The chat about finery, and the trip into town with his womenfolk to view pretty seamstresses, suggests that Sam is not yet thinking of the plague as something that could affect him and his family personally. Taking Elizabeth into town is the last thing he would do if he thought there was a risk, and was planning to evacuate her from the city. The worst risk he might see is that she'll notice his roving eye!

cape henry  •  Link

I think adamw has the read on this. There is a casualness here that suggests routine rather than precaution.

Terry Foreman  •  Link

Elizabeth's prospective summer sojourn at Woolwich this year

SP's emphasis is on how "convenient" it would be -- a short trip by water.

Pedro  •  Link

And on this day…

On the 15th June 1665 (not sure whether English or Dutch date) an angry crowd of sailor’s wives, children and dependants at Den Briel tried to lynch Johan Evertsen, Lieutenant Admiral of Zeeland, whom they falsely accused of cowardice in the recently fought battle of Lowestoft. The unlucky Admiral was rescued by soldiers just in time, but the authorities did not dare arrest or punish any of the rioters.

(The Dutch Seaborne Empire 1660-1800 by CR Boxer)

dirk  •  Link

Evertsen (re Pedro)

15 June continental calendar - so from the British point of view this actually happened on 5 June.… (in Dutch)

Second Reading

Terry Foreman  •  Link

"At Woolwich, discoursed with Mr. Sheldon about my bringing my wife down for a month or two to his house"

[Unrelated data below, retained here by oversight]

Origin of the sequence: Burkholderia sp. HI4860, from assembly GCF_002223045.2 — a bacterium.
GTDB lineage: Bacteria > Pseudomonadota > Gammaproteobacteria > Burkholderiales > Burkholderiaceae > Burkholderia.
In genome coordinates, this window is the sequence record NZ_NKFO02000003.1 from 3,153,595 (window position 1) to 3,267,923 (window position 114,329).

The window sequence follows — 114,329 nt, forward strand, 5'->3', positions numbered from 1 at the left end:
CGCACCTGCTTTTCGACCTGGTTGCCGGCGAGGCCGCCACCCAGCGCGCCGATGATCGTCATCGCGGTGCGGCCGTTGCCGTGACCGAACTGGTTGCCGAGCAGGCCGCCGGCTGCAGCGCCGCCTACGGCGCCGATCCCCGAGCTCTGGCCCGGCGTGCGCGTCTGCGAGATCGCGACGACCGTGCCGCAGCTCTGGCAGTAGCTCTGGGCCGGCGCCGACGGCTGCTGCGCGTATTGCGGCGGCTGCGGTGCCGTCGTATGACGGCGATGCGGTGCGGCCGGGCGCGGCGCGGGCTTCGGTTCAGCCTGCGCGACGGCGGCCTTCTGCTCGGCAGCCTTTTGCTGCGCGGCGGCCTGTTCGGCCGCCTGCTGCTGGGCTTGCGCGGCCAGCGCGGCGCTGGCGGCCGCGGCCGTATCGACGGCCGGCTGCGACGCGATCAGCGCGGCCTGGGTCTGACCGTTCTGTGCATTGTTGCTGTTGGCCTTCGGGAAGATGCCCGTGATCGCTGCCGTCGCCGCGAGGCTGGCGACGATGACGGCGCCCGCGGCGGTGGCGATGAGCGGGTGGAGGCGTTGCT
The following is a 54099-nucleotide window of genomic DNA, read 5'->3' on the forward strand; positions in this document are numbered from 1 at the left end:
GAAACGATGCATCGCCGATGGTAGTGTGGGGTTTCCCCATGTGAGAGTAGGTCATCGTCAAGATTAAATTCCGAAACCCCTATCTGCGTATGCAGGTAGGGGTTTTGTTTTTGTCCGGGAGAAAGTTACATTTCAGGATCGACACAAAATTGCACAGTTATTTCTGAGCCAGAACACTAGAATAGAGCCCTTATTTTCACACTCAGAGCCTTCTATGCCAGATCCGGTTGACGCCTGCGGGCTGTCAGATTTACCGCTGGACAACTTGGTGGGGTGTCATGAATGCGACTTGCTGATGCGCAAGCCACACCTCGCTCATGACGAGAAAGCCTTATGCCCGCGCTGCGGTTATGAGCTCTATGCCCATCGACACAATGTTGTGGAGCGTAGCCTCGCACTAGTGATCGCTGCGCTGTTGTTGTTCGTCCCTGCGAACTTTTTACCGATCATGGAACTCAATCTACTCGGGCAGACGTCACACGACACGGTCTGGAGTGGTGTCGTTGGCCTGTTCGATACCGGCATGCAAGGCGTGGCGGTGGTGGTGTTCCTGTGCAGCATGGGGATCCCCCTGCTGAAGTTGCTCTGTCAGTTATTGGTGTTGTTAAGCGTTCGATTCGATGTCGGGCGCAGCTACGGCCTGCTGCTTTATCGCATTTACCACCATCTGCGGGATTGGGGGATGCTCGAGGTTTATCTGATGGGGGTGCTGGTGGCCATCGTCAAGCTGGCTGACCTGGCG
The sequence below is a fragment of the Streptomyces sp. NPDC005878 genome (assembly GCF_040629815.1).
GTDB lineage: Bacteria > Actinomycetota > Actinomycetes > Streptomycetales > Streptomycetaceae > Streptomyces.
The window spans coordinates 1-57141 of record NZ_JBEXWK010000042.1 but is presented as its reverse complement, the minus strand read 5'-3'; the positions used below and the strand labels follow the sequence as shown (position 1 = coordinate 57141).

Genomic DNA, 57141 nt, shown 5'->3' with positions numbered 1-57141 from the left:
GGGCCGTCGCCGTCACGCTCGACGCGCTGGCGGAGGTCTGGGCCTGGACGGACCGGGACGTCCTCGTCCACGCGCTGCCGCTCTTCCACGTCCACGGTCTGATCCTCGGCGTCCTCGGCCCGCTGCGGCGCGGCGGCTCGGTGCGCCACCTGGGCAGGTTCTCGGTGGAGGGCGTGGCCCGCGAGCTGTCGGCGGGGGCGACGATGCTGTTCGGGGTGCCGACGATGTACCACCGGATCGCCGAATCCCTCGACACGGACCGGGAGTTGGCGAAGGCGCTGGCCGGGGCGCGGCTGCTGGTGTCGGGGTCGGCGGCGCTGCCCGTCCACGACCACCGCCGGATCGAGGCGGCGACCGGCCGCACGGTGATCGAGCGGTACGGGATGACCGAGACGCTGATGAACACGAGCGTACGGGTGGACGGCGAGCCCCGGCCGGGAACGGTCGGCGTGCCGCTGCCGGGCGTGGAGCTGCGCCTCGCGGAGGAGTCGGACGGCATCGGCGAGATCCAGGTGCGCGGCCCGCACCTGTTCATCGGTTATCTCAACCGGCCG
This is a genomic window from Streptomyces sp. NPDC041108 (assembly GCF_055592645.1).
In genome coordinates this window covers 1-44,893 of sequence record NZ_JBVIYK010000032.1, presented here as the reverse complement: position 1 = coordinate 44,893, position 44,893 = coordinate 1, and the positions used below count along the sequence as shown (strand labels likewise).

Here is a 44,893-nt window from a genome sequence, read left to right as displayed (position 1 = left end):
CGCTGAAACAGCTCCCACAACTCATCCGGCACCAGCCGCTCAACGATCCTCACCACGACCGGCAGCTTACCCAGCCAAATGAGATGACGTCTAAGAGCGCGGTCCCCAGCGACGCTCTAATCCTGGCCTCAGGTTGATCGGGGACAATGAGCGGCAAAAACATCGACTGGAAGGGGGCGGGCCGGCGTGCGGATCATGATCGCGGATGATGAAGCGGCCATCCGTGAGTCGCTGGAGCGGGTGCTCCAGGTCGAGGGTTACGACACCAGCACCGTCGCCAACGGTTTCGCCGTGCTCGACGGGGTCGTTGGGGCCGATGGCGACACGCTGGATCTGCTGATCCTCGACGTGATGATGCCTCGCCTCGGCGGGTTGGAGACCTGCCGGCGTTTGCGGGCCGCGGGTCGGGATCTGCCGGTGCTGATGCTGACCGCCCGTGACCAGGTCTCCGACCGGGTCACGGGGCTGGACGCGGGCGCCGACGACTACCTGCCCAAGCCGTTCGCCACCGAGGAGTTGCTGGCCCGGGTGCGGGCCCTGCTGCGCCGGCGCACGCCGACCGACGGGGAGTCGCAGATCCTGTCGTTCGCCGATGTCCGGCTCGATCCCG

William Sheldon was Clerk of the Cheque at Woolwich. Mrs Pepys, with two of her three maids, went down tthere on 5 July and returned to her London home on 2 December. (L&M note)

Terry Foreman  •  Link

"This day the Newes book upon Mr. Moore’s showing L’Estrange (Captain Ferrers’s letter) did do my Lord Sandwich great right as to the late victory."

The Newes, 15 June (p. 449), has the following (from Norwich, 12 June): ''Upon Friday last there came a Person of Quality to this Town from aboard the Right Honourable the Earl of Sandwich (the Prince) who gives us Intelligence ...whereupon our Lord Mayor sent the Swod bearer to invite him to dinner.... It seems the Earl of Sandwich his vessel...was much damnified in the Battle...this Lordship showing himself aloft all the while, as unconcerned, as if he had been in his own Parlour..' But the same issue contnued to heap praise on Rupert (p.442). Roger L'Estrange was the editor. (L&M note)

JeremyB  •  Link

When I went to Chatham Dockyard I learnt the general name for rope was big stuff and small stuff. Big stuff above 3 inches diameter and small stuff smaĺler. Rope was woven hemp. Maybe the trousers he talked of were similar to corduroy.

Sasha Clarkson  •  Link

Terry: "William Sheldon was Clerk of the Cheque at Woolwich. Mrs Pepys, with two of her three maids, went down tthere on 5 July and returned to her London home on 2 December. (L&M note)"

So wthether or not Sam intended the sojourn at Woolwich to be a refuge from the plague, or merely a holiday, it clearly turned out to be the former.

Gerald Berg  •  Link

close knees? I take to mean a legging that goes below the knee i.e. pants?

Terry Foreman  •  Link

"close knees"

CLOSE-KNEED : close-fitting at the knees : as opposed to the bagginess fashionable earlier. (L&M Larger Glossary)